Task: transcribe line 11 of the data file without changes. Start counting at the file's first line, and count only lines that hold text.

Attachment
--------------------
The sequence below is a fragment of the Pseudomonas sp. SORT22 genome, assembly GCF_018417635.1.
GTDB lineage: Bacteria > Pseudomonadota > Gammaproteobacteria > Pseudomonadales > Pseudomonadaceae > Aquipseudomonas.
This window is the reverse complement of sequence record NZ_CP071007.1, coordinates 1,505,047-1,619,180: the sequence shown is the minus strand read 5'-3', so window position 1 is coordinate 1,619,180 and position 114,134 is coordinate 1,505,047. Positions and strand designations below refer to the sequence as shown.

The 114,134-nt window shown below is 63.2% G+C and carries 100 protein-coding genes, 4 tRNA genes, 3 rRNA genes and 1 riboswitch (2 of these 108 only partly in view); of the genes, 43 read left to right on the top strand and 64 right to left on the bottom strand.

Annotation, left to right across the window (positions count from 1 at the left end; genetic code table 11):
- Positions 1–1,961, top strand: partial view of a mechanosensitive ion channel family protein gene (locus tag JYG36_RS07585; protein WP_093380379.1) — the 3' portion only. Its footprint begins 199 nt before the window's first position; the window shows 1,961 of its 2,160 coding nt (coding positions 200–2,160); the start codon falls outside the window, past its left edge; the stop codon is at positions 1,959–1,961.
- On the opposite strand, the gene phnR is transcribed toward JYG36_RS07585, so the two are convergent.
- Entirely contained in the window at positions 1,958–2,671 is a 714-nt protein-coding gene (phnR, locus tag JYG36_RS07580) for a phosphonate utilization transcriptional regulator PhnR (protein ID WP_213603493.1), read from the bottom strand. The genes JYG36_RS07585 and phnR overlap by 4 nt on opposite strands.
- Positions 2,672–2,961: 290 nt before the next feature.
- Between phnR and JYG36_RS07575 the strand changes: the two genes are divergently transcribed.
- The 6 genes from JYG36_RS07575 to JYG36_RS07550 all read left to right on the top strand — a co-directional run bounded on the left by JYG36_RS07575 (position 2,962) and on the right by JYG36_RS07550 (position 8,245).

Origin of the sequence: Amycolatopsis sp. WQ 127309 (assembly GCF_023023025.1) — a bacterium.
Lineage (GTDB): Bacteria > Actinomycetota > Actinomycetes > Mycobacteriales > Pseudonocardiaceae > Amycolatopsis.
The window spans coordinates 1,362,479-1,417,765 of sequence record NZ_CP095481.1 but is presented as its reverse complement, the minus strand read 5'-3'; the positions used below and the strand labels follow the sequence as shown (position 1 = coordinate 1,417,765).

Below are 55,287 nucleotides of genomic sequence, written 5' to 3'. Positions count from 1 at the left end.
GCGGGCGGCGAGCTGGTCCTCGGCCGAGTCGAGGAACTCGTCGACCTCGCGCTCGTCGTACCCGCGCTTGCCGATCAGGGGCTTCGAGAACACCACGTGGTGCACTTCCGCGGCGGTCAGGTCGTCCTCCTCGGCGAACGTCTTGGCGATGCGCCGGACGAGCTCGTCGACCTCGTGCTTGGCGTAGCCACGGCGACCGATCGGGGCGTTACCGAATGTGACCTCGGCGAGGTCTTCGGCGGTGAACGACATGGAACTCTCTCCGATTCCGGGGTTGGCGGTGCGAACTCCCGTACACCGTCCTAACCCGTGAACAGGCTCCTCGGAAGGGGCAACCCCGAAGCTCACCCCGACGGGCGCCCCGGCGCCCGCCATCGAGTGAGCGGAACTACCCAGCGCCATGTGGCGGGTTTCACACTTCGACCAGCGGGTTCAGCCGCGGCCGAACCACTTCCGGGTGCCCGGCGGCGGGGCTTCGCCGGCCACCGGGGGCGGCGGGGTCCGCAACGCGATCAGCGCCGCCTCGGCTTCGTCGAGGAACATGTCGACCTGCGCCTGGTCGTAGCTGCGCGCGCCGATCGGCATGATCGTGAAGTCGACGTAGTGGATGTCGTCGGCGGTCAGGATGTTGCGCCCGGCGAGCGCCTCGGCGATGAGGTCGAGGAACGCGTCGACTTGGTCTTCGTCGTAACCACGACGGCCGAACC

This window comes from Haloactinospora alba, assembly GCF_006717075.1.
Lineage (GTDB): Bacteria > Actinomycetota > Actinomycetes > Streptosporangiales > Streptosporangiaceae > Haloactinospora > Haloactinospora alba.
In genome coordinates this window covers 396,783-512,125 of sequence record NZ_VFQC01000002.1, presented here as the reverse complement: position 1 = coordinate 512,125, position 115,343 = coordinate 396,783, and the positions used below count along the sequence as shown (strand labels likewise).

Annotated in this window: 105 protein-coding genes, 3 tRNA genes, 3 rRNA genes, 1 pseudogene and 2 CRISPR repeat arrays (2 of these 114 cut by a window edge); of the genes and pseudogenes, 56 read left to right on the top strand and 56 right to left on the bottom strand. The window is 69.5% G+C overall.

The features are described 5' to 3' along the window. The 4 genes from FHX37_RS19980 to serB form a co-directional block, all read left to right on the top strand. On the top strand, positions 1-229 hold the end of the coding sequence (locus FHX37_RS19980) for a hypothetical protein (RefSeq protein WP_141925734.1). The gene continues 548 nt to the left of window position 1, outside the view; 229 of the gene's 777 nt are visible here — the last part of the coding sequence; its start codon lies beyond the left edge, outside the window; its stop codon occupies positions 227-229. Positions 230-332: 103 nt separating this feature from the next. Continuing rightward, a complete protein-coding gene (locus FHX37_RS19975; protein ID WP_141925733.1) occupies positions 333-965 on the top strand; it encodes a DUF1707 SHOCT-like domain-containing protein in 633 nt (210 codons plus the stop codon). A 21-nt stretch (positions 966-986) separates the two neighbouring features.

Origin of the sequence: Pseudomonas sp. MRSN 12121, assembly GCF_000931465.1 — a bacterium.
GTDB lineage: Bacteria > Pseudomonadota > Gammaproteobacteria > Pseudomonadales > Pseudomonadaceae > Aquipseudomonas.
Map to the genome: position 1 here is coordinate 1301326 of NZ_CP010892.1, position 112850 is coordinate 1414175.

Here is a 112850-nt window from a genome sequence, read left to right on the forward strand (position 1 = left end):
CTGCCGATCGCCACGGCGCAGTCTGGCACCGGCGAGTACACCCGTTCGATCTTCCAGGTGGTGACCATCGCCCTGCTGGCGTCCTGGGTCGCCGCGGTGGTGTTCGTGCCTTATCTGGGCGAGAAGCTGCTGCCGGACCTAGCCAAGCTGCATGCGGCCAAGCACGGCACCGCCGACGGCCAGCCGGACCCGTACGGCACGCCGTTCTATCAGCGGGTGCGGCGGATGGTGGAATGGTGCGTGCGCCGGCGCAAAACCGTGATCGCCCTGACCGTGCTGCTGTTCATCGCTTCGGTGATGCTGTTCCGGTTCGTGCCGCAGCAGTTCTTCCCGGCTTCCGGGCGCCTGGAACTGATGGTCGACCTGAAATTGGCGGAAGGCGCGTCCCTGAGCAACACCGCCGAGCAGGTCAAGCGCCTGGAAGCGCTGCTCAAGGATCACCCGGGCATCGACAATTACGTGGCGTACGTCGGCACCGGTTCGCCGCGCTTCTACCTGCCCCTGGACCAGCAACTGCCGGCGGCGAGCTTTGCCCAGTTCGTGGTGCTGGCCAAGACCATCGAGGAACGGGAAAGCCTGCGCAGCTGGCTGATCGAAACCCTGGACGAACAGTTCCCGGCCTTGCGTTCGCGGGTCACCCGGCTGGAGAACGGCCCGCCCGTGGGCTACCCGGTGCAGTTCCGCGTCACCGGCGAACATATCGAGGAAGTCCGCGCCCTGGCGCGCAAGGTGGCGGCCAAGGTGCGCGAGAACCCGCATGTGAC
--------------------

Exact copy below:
- The 6 genes from JYG36_RS07575 to JYG36_RS07550 all read left to right on the top strand — a co-directional run bounded on the left by JYG36_RS07575 (position 2,962) and on the right by JYG36_RS07550 (position 8,245).